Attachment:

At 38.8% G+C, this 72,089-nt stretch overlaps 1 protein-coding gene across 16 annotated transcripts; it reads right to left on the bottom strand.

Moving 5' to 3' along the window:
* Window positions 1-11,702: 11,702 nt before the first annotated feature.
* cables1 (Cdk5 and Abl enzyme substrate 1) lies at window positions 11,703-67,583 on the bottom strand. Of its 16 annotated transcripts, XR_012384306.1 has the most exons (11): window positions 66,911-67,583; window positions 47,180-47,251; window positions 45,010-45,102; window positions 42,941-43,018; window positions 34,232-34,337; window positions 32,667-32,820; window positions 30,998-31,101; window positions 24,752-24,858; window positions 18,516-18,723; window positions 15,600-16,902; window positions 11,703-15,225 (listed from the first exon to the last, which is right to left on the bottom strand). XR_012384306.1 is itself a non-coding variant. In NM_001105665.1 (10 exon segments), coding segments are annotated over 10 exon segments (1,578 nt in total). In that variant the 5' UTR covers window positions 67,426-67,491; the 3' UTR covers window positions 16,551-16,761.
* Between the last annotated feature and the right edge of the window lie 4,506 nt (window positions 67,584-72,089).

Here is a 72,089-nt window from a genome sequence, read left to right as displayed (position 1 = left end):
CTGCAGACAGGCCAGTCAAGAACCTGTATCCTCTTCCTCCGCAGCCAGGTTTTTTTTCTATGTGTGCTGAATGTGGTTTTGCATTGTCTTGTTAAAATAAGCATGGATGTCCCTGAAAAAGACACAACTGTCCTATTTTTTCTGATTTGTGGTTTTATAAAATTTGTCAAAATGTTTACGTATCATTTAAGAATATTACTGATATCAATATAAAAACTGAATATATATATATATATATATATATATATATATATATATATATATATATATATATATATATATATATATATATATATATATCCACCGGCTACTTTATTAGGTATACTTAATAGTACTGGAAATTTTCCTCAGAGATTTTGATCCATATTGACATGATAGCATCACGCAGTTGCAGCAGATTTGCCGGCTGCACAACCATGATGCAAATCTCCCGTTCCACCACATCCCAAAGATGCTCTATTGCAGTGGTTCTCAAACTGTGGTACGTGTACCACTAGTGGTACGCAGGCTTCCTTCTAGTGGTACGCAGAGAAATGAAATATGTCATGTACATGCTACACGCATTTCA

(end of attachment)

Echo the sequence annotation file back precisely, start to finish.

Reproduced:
At 38.8% G+C, this 72,089-nt stretch overlaps 1 protein-coding gene across 16 annotated transcripts; it reads right to left on the bottom strand.

Moving 5' to 3' along the window:
* Window positions 1-11,702: 11,702 nt before the first annotated feature.
* cables1 (Cdk5 and Abl enzyme substrate 1) lies at window positions 11,703-67,583 on the bottom strand. Of its 16 annotated transcripts, XR_012384306.1 has the most exons (11): window positions 66,911-67,583; window positions 47,180-47,251; window positions 45,010-45,102; window positions 42,941-43,018; window positions 34,232-34,337; window positions 32,667-32,820; window positions 30,998-31,101; window positions 24,752-24,858; window positions 18,516-18,723; window positions 15,600-16,902; window positions 11,703-15,225 (listed from the first exon to the last, which is right to left on the bottom strand). XR_012384306.1 is itself a non-coding variant. In NM_001105665.1 (10 exon segments), coding segments are annotated over 10 exon segments (1,578 nt in total). In that variant the 5' UTR covers window positions 67,426-67,491; the 3' UTR covers window positions 16,551-16,761.
* Between the last annotated feature and the right edge of the window lie 4,506 nt (window positions 67,584-72,089).

Here is a 72,089-nt window from a genome sequence, read left to right as displayed (position 1 = left end):
CTGCAGACAGGCCAGTCAAGAACCTGTATCCTCTTCCTCCGCAGCCAGGTTTTTTTTCTATGTGTGCTGAATGTGGTTTTGCATTGTCTTGTTAAAATAAGCATGGATGTCCCTGAAAAAGACACAACTGTCCTATTTTTTCTGATTTGTGGTTTTATAAAATTTGTCAAAATGTTTACGTATCATTTAAGAATATTACTGATATCAATATAAAAACTGAATATATATATATATATATATATATATATATATATATATATATATATATATATATATATATATATATATATATATATATATCCACCGGCTACTTTATTAGGTATACTTAATAGTACTGGAAATTTTCCTCAGAGATTTTGATCCATATTGACATGATAGCATCACGCAGTTGCAGCAGATTTGCCGGCTGCACAACCATGATGCAAATCTCCCGTTCCACCACATCCCAAAGATGCTCTATTGCAGTGGTTCTCAAACTGTGGTACGTGTACCACTAGTGGTACGCAGGCTTCCTTCTAGTGGTACGCAGAGAAATGAAATATGTCATGTACATGCTACACGCATTTCA